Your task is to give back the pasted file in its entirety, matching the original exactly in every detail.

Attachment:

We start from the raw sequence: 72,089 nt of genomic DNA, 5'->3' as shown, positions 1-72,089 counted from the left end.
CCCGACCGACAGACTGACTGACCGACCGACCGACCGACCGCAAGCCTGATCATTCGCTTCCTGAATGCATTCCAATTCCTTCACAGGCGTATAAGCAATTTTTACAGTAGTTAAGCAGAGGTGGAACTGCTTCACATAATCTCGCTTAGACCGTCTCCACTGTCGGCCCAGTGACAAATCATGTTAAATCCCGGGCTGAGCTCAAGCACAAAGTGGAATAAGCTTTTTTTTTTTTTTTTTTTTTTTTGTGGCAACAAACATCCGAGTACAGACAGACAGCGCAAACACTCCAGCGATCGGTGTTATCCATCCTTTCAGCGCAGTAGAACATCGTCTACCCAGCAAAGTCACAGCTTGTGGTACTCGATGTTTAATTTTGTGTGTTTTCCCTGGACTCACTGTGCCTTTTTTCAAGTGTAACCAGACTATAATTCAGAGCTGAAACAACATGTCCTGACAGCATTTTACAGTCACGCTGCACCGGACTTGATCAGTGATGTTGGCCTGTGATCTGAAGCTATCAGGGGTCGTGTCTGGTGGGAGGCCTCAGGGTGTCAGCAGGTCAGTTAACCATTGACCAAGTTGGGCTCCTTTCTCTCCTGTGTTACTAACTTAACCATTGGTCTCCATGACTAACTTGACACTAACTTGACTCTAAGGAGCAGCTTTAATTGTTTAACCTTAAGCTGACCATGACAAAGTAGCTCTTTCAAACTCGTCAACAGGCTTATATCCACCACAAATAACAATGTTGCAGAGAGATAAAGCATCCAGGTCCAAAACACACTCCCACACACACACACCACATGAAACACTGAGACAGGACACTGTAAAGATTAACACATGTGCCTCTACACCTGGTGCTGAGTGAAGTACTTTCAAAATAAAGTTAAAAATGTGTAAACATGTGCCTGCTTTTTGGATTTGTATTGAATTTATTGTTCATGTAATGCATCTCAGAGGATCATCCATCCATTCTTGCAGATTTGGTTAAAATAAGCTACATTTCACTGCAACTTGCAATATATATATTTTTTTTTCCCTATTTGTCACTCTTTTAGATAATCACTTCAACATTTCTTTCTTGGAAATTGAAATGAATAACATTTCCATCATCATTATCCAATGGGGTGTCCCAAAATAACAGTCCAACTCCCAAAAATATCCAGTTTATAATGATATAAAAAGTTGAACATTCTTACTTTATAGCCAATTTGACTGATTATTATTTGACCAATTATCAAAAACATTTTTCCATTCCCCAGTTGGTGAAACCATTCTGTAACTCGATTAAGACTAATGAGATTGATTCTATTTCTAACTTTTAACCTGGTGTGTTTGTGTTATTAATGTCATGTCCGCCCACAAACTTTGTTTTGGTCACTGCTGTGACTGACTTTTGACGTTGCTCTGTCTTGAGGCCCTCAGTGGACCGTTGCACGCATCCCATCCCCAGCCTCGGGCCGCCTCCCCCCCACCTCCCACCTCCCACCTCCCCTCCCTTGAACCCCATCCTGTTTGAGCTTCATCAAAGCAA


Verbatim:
We start from the raw sequence: 72,089 nt of genomic DNA, 5'->3' as shown, positions 1-72,089 counted from the left end.
CCCGACCGACAGACTGACTGACCGACCGACCGACCGACCGCAAGCCTGATCATTCGCTTCCTGAATGCATTCCAATTCCTTCACAGGCGTATAAGCAATTTTTACAGTAGTTAAGCAGAGGTGGAACTGCTTCACATAATCTCGCTTAGACCGTCTCCACTGTCGGCCCAGTGACAAATCATGTTAAATCCCGGGCTGAGCTCAAGCACAAAGTGGAATAAGCTTTTTTTTTTTTTTTTTTTTTTTTGTGGCAACAAACATCCGAGTACAGACAGACAGCGCAAACACTCCAGCGATCGGTGTTATCCATCCTTTCAGCGCAGTAGAACATCGTCTACCCAGCAAAGTCACAGCTTGTGGTACTCGATGTTTAATTTTGTGTGTTTTCCCTGGACTCACTGTGCCTTTTTTCAAGTGTAACCAGACTATAATTCAGAGCTGAAACAACATGTCCTGACAGCATTTTACAGTCACGCTGCACCGGACTTGATCAGTGATGTTGGCCTGTGATCTGAAGCTATCAGGGGTCGTGTCTGGTGGGAGGCCTCAGGGTGTCAGCAGGTCAGTTAACCATTGACCAAGTTGGGCTCCTTTCTCTCCTGTGTTACTAACTTAACCATTGGTCTCCATGACTAACTTGACACTAACTTGACTCTAAGGAGCAGCTTTAATTGTTTAACCTTAAGCTGACCATGACAAAGTAGCTCTTTCAAACTCGTCAACAGGCTTATATCCACCACAAATAACAATGTTGCAGAGAGATAAAGCATCCAGGTCCAAAACACACTCCCACACACACACACCACATGAAACACTGAGACAGGACACTGTAAAGATTAACACATGTGCCTCTACACCTGGTGCTGAGTGAAGTACTTTCAAAATAAAGTTAAAAATGTGTAAACATGTGCCTGCTTTTTGGATTTGTATTGAATTTATTGTTCATGTAATGCATCTCAGAGGATCATCCATCCATTCTTGCAGATTTGGTTAAAATAAGCTACATTTCACTGCAACTTGCAATATATATATTTTTTTTTCCCTATTTGTCACTCTTTTAGATAATCACTTCAACATTTCTTTCTTGGAAATTGAAATGAATAACATTTCCATCATCATTATCCAATGGGGTGTCCCAAAATAACAGTCCAACTCCCAAAAATATCCAGTTTATAATGATATAAAAAGTTGAACATTCTTACTTTATAGCCAATTTGACTGATTATTATTTGACCAATTATCAAAAACATTTTTCCATTCCCCAGTTGGTGAAACCATTCTGTAACTCGATTAAGACTAATGAGATTGATTCTATTTCTAACTTTTAACCTGGTGTGTTTGTGTTATTAATGTCATGTCCGCCCACAAACTTTGTTTTGGTCACTGCTGTGACTGACTTTTGACGTTGCTCTGTCTTGAGGCCCTCAGTGGACCGTTGCACGCATCCCATCCCCAGCCTCGGGCCGCCTCCCCCCCACCTCCCACCTCCCACCTCCCCTCCCTTGAACCCCATCCTGTTTGAGCTTCATCAAAGCAA